One reason for that is because British businesses aren’t investing. If they don’t invest, they don’t grow, and won’t pay their workers more. It’s a long-term British problem – but other European countries have shown that national investment banks can help.
February’s inflation report from the Bank of England set out a gloomy prognosis for the UK economy, suggesting that the engines of growth are faltering. In their words “the potential growth rate of the economy has remained subdued due to persistent weakness in productivity growth….productivity growth has been so weak since the financial crisis that the level of productivity is barely above its pre-crisis peak.”
That low productivity growth, they say, feeds through into lower wages. And the blame for that lies – at least in part – with the fact that British businesses aren’t investing. The Bank says that “half of the weakness since 2010 has been associated with slow growth in the amount of capital — the resources and equipment available to produce output — per hour worked …In turn, that reflects subdued business investment over much of that period.”
British business’ unwillingness to spend on the equipment they need to boost their future growth has several roots. Uncertainty about the strength of the economy going forwards, exacerbated by austerity policies, shareholder short-termism, and the uncertainty around Brexit are undoubtedly all playing a part. But the structure of Britain’s banking system should also be held accountable. Despite having one of the largest financial sectors in the world, we’ve failed to learn from our neighbours how national investment banks can boost growth and innovation. In 2016 the only OECD countries investing less than the UK were Greece and Portugal.
Germany’s KFW bank is perhaps the most famous example of how national investment banks can provide the patient finance business needs to grow. As Laurie McFarlane and Marianna Mazzucato set out in a recent (excellent) paper, it’s been vital to supporting the growth of the country’s green energy sector, as well as supporting innovation, exports and construction.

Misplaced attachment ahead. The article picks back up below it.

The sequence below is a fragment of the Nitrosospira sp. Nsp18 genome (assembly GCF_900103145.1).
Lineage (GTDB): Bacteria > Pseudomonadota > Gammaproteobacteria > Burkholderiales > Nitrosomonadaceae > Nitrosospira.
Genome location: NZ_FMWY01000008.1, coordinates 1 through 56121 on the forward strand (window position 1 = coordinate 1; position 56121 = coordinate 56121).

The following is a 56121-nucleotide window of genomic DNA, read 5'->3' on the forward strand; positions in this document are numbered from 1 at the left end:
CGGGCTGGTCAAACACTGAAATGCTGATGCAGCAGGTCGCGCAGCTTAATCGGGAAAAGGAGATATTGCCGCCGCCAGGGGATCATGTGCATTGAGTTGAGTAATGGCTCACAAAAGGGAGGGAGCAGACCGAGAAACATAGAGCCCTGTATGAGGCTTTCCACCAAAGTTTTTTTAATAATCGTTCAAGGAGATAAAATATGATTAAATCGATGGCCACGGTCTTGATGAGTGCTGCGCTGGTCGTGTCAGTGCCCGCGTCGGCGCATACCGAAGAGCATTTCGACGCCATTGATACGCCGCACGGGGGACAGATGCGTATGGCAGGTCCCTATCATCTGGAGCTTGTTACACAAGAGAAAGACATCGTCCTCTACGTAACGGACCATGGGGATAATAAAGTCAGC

But investment banks have been growing across Europe, with the balance sheets of European national investment banks tripling between 1980 and 2015. And since the financial crisis, new national investment banks have been set up in Portugal and Latvia.
So there’s no excuse for hiding behind European State Aid rules to prevent the development of a National Investment Bank for the U.K. As MacFarlane and Mazzacato make clear, “setting up a new SIB should not encounter difficulties with state aid compliance so long as it aims to complement rather than compete with commercial banks by providing additionality: i.e. doing what is not already being done by the private sector. This does not have to be limited to fixing market failures – it also includes mission-oriented investments focused on creating and shaping new markets, technologies and firms that otherwise would not arise.”
That’s exactly the approach taken by those advising Labour on their welcome commitment to setting up a National Investment Bank for the UK, who argue that the new U.K. Investment Bank should concentrate on ‘on-lending’ via other financial institutions, mirroring the experience of the small scale British Business Bank, which has already been cleared by state aid rules.
A National Investment Bank can’t solve Britain’s wages crisis on its own. For that we need government itself to be investing in infrastructure, an end to the insecure work that is holding back productivity, and better rights for trade unions to support workers to negotiate their fair share. But it’s a vital part in the jigsaw of the new approach we need to Britain’s economy. There should be no more excuses.
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